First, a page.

Is methicillin-resistant Staphylococcus aureus an emerging community pathogen?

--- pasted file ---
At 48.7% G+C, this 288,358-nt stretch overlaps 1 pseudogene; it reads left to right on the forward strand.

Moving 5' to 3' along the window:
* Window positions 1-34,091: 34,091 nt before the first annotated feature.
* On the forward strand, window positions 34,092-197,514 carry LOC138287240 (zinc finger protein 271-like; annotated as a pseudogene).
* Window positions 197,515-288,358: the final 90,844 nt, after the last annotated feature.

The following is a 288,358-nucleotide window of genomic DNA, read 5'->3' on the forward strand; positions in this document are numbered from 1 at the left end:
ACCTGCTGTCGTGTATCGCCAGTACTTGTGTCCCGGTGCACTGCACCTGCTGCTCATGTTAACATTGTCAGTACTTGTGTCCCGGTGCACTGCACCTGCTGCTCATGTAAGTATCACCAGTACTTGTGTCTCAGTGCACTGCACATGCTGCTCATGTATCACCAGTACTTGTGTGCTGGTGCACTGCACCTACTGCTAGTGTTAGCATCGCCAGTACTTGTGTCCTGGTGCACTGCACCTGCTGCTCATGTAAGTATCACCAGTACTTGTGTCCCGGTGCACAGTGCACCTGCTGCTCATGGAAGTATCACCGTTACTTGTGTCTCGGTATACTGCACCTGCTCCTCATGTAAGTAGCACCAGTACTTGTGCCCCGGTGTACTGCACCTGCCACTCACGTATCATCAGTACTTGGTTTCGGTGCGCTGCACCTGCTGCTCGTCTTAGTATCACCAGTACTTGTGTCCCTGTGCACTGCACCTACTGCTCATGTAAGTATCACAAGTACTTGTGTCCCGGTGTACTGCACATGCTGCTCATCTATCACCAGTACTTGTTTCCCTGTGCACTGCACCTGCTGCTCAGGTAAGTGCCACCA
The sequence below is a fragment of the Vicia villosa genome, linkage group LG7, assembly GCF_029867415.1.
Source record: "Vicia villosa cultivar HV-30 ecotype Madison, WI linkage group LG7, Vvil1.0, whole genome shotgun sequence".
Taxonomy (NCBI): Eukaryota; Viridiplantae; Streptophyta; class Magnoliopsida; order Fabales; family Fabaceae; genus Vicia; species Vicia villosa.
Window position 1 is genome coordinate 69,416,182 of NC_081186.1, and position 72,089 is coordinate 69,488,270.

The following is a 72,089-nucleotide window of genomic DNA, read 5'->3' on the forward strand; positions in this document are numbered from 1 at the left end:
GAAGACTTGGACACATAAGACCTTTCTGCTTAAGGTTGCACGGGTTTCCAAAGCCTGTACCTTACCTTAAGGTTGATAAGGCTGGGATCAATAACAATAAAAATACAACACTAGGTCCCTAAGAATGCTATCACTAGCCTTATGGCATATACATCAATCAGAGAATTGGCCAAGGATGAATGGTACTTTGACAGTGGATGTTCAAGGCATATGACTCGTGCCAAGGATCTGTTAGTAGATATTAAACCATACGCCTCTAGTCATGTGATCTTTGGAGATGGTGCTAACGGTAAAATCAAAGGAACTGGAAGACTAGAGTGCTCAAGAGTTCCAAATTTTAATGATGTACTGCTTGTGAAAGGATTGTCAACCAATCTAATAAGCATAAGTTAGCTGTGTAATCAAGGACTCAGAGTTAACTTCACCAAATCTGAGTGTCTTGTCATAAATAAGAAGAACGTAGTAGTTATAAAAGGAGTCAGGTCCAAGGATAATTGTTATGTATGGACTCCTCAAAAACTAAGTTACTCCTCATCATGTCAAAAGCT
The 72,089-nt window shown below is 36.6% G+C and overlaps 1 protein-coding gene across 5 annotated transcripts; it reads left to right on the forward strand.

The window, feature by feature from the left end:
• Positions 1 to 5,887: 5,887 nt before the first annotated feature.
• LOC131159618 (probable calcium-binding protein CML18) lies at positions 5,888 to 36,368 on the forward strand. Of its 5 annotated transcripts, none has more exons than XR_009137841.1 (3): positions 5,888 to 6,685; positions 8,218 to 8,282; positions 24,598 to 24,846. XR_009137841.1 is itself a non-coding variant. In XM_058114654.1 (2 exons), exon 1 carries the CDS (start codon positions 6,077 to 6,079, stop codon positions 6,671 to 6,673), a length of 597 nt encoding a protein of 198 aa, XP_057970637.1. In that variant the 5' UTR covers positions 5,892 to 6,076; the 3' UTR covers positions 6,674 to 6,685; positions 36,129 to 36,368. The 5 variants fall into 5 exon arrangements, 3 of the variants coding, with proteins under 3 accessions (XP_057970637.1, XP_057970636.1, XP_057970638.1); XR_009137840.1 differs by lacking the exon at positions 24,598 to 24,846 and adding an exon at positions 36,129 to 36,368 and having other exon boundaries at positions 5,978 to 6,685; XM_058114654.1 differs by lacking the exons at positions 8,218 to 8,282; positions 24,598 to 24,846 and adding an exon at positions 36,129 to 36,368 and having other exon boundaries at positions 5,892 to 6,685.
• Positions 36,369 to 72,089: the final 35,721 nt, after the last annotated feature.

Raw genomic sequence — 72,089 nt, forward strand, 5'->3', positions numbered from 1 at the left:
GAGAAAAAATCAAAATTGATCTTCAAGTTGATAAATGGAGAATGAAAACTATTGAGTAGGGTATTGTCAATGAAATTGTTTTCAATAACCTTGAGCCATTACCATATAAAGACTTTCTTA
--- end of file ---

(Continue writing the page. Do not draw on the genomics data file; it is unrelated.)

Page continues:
OBJECTIVES: To discuss the historical epidemiology of methicillin-resistant Staphylococcus aureus (MRSA) and review the literature suggesting that MRSA has become a community pathogen. DATA SOURCES: A search of the MEDLINE database was performed, encompassing all English or French language citations from 1966 to 1999 and containing the subjects and/or text words: ‘Staphylococcus aureus’, ‘methicillin resistance’, ‘endocarditis’, ‘cellulites’, ‘pneumonia’ and ‘community-acquired’. Articles published in other languages that provided English or French abstracts were included. All relevant references cited in articles obtained from the MEDLINE database and book chapters were also included. DATA EXTRACTION: All articles obtained from the above sources were examined and were included in the review if a laboratory or epidemiological study of community-acquired MRSA was presented. DATA SYNTHESIS AND CONCLUSIONS: MRSA has emerged over the past 30 years to become a worldwide nosocomial pathogen